Ghost in a Shell City
Top: Ghost in a Shell (2017). Bottom: Blade Runner (1982).

Ultra Rich Asian Girls

Reality shows featuring pretty girls and their luxurious lifestyles is an eye-catching topic in every culture, just like people can never get bored of checking out celebrity gossip magazines. Whereas it is also common for this kind of show to receive all kinds of criticisms and controversies.

There is no exception to this show — Ultra Rich Asian Girls, which is a reality show featuring 4 mandarin-speaking Asian girls who lead luxurious lifestyle in Vancouver Canada. The show takes audience to have a glimpse of their daily activities including trip to private island, designer bags shopping spree, million dollar villa parties, etc., as well as documents how they interact with (or loathe) each other. However, as it is set in a special context where these girls actually represent the tip of an influx of Asian wealth into western societies, extra discussions involving racism, cultural identity and its unavoidable political implications among the diaspora group are triggered on top of the usual level of criticism over “the rich” and “materialism”.

Source: http://www.hbictv.com/

In a more realistic environment, the “invasion” of Asian students, investment, and culture has affected the local economy in many countries such as Canada and Australia. As much as these countries welcome the wealthy migrants, they also need to face some pressing issues like the rapid rise of property prices and the changing face of their local communities, which in a way has shaped the wealthy Asians into a form of special community and sometimes given the concept of “yellow peril” a new form.

Leaving all the”why”s and”how”s that people have towards these Asian migrants alone, what this reality TV did is simply to give the “ultra rich” group a voice and to satisfy the outsiders’ longing to know them. Besides, there is also no doubt that the group will continue to grow, bringing more change on both inside and outside of many western societies, just like a side effect of globalization. The consequence is obvious – one can either embrace it or feel intimidated by it.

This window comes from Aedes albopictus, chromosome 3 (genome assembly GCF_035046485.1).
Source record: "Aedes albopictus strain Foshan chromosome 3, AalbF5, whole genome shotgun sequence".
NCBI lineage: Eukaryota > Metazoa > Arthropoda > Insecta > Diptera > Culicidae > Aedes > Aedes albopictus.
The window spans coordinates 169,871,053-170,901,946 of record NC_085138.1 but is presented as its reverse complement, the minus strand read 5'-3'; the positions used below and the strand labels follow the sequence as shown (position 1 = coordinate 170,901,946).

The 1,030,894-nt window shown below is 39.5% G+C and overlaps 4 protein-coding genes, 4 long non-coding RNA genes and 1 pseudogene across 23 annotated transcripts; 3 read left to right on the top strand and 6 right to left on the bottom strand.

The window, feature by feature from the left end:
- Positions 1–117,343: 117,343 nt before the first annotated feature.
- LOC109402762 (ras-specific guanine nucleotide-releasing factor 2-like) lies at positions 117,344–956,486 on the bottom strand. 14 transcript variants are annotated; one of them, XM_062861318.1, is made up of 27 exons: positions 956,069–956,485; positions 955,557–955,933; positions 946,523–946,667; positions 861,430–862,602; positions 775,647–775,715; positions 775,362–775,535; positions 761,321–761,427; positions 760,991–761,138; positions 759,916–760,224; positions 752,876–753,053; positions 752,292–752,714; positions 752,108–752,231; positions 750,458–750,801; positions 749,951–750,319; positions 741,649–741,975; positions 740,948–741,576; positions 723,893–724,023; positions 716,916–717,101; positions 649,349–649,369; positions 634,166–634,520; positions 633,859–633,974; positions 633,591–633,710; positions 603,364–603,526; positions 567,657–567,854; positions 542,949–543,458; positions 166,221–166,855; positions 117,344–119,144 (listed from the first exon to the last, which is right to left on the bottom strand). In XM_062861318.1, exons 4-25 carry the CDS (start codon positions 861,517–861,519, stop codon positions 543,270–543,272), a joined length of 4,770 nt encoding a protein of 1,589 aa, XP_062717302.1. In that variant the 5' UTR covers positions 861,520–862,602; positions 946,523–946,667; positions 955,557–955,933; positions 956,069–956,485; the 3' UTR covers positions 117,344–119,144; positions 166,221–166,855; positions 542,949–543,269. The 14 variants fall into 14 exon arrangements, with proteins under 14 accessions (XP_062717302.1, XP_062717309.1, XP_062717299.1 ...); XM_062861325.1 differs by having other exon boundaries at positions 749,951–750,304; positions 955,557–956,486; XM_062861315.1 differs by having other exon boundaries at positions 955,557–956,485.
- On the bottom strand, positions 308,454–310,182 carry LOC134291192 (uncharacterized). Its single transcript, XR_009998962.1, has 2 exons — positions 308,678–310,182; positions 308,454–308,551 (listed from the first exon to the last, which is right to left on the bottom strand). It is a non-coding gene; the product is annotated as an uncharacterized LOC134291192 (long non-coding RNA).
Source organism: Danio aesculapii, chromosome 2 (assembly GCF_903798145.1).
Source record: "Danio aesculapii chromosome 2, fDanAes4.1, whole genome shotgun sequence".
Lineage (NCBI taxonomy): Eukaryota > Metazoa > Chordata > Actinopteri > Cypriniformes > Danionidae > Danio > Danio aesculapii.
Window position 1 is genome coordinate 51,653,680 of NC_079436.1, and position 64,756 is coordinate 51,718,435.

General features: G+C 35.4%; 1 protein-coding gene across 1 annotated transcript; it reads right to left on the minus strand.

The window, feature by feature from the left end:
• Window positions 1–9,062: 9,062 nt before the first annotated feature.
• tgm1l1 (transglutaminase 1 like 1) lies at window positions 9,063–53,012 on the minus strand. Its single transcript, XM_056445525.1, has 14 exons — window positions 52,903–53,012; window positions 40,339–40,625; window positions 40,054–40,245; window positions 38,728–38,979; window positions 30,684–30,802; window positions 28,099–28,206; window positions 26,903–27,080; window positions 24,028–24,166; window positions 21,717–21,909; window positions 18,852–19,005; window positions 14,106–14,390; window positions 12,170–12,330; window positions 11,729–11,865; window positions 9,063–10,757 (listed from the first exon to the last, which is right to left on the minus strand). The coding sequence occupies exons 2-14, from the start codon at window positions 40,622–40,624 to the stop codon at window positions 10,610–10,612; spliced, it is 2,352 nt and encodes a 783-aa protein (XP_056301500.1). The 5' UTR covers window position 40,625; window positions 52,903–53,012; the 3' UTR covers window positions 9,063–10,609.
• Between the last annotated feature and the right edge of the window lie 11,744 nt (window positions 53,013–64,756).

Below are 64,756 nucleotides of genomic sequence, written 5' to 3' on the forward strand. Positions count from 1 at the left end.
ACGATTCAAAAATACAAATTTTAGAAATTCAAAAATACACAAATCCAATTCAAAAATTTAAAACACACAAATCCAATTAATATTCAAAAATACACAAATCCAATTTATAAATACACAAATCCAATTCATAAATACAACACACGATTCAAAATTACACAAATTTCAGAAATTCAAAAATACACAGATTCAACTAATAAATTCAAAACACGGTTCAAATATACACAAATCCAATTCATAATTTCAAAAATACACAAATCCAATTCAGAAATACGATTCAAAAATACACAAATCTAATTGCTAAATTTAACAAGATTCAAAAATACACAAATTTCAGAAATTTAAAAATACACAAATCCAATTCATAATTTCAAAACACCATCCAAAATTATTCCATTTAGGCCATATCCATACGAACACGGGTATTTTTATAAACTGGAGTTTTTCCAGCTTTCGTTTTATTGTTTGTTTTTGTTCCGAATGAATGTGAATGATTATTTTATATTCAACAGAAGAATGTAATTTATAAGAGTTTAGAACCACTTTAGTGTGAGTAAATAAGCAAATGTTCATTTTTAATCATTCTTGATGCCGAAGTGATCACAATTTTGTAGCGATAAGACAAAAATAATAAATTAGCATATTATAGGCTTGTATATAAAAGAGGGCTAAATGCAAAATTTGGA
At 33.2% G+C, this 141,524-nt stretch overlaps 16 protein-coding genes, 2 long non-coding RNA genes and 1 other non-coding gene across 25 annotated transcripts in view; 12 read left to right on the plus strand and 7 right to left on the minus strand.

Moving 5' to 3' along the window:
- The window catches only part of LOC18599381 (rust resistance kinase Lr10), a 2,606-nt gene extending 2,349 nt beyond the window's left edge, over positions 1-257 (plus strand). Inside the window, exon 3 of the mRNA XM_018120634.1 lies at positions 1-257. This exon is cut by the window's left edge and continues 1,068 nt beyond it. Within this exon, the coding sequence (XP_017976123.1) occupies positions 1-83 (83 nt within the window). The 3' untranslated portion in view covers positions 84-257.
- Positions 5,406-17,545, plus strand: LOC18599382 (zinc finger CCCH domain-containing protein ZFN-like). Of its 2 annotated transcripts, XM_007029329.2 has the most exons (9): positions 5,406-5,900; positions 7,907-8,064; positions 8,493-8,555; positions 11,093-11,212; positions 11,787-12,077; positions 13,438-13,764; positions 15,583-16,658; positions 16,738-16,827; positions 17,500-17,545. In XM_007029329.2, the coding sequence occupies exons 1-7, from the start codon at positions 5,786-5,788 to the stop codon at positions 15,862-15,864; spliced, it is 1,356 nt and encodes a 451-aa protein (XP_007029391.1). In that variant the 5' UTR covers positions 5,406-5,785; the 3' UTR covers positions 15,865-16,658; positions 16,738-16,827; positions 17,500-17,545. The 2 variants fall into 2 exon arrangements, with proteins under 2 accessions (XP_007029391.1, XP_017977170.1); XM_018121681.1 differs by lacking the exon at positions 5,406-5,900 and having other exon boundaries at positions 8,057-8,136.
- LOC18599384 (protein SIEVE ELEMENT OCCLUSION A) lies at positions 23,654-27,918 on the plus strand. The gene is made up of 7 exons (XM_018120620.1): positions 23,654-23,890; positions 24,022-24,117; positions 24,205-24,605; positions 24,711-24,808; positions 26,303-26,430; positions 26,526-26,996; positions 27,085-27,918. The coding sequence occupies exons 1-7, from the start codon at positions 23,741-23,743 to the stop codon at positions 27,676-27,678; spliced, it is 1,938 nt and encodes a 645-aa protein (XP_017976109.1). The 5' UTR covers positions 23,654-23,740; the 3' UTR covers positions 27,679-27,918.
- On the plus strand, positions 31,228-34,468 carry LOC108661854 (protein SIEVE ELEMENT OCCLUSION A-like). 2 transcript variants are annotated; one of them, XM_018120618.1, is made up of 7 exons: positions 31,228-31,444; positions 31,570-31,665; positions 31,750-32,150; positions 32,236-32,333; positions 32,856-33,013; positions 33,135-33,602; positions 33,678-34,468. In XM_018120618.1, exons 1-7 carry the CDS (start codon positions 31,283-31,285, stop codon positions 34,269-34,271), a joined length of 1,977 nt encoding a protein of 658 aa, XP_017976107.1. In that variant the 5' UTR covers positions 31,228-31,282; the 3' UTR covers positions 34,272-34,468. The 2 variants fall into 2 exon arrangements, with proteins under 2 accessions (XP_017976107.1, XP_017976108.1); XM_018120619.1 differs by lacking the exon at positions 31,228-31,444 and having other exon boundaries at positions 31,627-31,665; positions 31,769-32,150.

The reality show is now preparing to launch for its 4th season. After all, it is all the controversies and criticisms that contribute to the success of this TV show series.

Lunar Chinese New Year 2017

First day of Year of Rooster in Melbourne, a summery day spent with blue sky, sunscreen and ice teas. To join the celebration, I went to Crown by the side of Yarra River, an alternative Asian Chinese gathering precinct in the CBD other than laneways of Chinatown.

On the big screen outside of Crown, Serena Williams won Australian Open Women’s Single over her sister Venus Williams — A happy day for the Williams sisters, so does it seem for most of the Asian-looking people who spent endless time and money at the Casino tables inside Crown on that day, or at least at face value.

I got corrected at work a few days ago, for calling the New Year “Chinese New Year” rather than “Lunar New Year”, because apparently for Asian Chinese who do not come from China but also celebrate the New Year, they would prefer to use the word “Lunar”… It’s interesting to think about the connotation behind that — to downplay the “Chineseness” side of New Year.

The hustle and bustle of people at Crown’s riverside night market has a good resemblance of the New Year shopping crowd in China. Other celebration features include lion-dancing, fireworks, and display of the Zodiac Lanterns, which all attract a great deal of crowds and cameras.

Lunar Chinese New Year in Melbourne, a quick dose of Chinese culture accompanied by  the colour of red, sound of drum from lion-dancing, and an influx of foreign wealth, largely fulfills people’s curiosity towards this traditional festival and brings deeper understanding or misunderstanding of the culture.

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First dinner for Year of Rooster, at a Thai restaurant, due to not being able to get a booking at preferred Chinese restaurant.

 

Delicacy or Bizarre Food

I spotted many Asian delicacies in James Corden’s “Spill Your Guts or Fill Your Guts”. Not sure if the production team was inspired by internet posts like this or Bizarre Foods with Andrew Zimmern. Bird’s saliva seems to have appeared in a few episodes, but I wonder how much actual bird’s saliva is in that cocktail glass, as a small quantity of decent quality bird’s saliva can sometimes cost a fortune.